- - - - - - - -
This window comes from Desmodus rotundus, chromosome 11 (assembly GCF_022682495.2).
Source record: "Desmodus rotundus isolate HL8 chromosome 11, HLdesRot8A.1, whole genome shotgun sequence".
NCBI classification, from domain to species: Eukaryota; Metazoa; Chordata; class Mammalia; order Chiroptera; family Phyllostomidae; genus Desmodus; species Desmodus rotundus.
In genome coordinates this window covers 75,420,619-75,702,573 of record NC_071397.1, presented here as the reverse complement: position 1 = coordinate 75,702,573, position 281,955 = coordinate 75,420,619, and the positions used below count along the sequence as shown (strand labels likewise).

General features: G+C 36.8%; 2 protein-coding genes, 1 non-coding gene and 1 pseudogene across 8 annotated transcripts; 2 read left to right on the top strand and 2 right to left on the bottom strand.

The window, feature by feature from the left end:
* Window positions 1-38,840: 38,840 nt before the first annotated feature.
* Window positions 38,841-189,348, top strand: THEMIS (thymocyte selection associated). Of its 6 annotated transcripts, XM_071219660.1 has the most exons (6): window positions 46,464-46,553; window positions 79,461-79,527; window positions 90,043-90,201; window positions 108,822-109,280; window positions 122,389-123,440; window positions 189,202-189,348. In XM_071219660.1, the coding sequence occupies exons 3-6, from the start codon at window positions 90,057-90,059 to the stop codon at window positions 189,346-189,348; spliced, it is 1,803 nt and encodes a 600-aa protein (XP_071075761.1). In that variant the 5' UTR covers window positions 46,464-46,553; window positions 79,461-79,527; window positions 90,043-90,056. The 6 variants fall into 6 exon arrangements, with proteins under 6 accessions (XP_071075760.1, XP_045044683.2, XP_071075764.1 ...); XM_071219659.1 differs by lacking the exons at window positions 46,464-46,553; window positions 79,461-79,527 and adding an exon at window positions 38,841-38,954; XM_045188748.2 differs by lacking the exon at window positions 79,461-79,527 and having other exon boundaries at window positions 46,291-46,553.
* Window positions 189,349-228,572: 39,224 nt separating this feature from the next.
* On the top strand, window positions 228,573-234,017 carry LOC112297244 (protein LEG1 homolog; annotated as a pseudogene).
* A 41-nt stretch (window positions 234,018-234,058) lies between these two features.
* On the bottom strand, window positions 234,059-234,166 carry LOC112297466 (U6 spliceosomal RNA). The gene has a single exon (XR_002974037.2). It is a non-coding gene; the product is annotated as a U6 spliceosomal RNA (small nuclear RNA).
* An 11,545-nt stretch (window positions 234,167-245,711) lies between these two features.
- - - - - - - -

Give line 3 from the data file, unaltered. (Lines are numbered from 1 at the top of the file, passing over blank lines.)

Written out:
NCBI classification, from domain to species: Eukaryota; Metazoa; Chordata; class Mammalia; order Chiroptera; family Phyllostomidae; genus Desmodus; species Desmodus rotundus.